(Or maybe, coffee)
(Or maybe, coffee)
After more than two weeks of thinking through whether I wanted to or if I was even in the mood to host a mini Ganesh Chaturthi dinner, I finally figured I had to do it this time. I got a couple of messages from friends who were looking forward to it and I knew it wasn’t going to be like last year. This time round, everything was going to be different.
Because it is different.
Things change, times change.
What remained the same as last year was the feeling of love and joy, dressing up & being around a few people and knowing that no matter where life is heading, you’d always have some memories to look back upon and smile. To feel grateful for.
Ultimately, that’s really all I care about when it comes to festivals. If you’re like me, spiritual enough to respect that people get to have their own set of religious beliefs and, you’d agree that if any festival is celebrated with the people who love you and people you love, people who have been there for you and people you’ve been there for, and if you’re present in that moment, do a small ritual and feel immense gratitude, it is more than enough. You get to choose how you want to live your experience.
Amongst all the amazing photos captured that day, these three will always remind me that despite everything,
you have a choice.
To pick a family,
To dream freely,
To hope without fear,
To laugh without guilt,
To cry with your heart,
To love with your mind,
To sing your very own song,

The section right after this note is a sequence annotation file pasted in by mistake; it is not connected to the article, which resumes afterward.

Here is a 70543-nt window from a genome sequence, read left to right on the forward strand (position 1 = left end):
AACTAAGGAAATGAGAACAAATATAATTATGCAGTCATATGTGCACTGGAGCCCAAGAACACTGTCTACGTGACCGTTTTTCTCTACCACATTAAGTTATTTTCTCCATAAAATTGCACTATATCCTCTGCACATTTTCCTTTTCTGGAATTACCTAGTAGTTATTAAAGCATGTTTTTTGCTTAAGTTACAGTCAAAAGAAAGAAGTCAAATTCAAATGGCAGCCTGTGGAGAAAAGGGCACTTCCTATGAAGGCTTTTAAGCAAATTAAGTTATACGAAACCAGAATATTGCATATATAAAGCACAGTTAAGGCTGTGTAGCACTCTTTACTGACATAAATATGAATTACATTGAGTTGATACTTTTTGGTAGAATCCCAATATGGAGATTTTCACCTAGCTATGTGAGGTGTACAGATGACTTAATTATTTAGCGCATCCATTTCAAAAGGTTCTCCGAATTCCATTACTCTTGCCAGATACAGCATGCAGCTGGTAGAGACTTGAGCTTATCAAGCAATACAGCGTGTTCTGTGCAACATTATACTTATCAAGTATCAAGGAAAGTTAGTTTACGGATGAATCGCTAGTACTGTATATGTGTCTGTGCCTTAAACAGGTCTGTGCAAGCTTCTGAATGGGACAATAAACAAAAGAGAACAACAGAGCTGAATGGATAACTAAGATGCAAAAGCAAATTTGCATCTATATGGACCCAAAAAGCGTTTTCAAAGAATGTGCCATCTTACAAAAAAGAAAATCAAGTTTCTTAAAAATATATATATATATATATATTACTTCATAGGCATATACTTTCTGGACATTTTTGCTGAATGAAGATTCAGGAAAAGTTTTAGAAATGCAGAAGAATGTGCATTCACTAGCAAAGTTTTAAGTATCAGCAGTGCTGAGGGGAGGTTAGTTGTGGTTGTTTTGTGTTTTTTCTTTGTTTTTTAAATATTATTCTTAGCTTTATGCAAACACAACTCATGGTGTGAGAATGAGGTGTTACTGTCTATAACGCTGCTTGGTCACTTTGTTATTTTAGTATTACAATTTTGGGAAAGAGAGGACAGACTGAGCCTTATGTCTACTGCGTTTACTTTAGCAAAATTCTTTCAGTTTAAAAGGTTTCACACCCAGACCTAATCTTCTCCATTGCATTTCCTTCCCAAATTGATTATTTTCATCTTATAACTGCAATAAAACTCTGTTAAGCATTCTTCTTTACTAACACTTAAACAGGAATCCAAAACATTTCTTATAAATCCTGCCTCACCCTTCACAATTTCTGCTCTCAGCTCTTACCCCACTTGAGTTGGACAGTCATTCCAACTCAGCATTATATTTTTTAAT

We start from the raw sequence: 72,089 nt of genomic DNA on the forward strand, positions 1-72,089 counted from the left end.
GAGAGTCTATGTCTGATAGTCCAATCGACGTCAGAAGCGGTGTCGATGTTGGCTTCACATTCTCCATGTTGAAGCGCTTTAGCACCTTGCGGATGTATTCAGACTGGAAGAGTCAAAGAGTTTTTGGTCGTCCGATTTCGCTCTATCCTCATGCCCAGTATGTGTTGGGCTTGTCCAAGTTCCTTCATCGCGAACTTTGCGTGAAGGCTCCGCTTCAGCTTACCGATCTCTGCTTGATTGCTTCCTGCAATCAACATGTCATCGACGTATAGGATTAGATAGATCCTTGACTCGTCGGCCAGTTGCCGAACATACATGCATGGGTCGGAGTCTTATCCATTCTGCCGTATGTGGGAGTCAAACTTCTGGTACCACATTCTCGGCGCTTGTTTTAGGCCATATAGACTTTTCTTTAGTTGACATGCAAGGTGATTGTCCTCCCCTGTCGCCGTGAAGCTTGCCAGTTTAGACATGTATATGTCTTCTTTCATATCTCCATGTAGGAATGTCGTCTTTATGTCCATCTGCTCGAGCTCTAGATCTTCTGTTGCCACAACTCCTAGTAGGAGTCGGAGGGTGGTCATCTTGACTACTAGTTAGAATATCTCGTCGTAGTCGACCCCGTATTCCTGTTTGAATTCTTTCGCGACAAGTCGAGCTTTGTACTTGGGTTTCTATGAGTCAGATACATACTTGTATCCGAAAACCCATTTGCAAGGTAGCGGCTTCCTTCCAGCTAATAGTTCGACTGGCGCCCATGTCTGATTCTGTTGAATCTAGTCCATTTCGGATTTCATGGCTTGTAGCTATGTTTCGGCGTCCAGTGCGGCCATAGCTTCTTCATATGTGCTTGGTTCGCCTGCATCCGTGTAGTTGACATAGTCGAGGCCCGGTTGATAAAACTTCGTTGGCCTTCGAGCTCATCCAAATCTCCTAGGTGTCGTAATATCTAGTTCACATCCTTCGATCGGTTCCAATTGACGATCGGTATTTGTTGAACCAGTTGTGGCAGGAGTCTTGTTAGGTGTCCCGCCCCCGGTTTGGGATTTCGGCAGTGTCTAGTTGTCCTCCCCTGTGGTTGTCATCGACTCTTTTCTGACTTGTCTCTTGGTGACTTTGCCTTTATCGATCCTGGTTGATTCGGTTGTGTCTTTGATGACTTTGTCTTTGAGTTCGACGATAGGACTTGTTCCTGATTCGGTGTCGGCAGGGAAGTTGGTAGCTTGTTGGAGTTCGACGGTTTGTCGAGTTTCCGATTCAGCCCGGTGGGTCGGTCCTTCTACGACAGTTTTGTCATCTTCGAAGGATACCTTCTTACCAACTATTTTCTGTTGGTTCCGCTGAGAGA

To live with what you have and make the best out of it.
P.S. if you’re wondering what’s happening up there… you know, we were just trying to dance on “raat ke dhaaii baje” and “pinga” for very obvious reasons. Also, did you notice my freakishly bendy fingers?
Just a couple of weeks back I got a chance to wear a saree after ages . I’m not sure what it is with me and sarees but I have a thing for them. I’m yet to figure this out :) I think I was fascinated about wearing sarees (since 13 or so!)way more than being able to drink, drive, party or anything else people are generally excited about around that age.
Being in Singapore, you don’t always get a chance to wear all your beautiful Indian clothes which are otherwise just catching dust. I have always liked wearing Indian clothes so there were times I would just imagine an occasion for myself and wear kurtis and patiallas to Design School, or be the only 17-year-old wearing a black and turquoise saree at a New Year’s Party.
I thought Arijit Singh’s concert was pretty decent an occasion for a saree! It seems it was also the Rare Diseases Day. I didn’t know about this till the next morning, but it was surely a big enough reason to wear what felt good. I chose to not wear a sling that day – I let myself do this sometimes. Only SOMETIMES. So when I do make a choice like this, I am usually prepared in other ways — 1. I had taken extra pain medication, not just for my shoulder but because the night before I couldn’t get a decent sleep and that made my lower-back feel worse. 2. I had spent the earlier part of the day being even more kind to my right shoulder, lower-back and knees, and 3. I was out with friends who knew my condition a bit better than the rest, and that always helps.
With a lovely golden blouse, an elegant black saree, matching earrings and accessories, I think I looked like a perfectly normal young lady on the outside. The truth is, all the not-so-normal things were underneath my saree giving me the right kind of support I needed for that night. And no one even knew!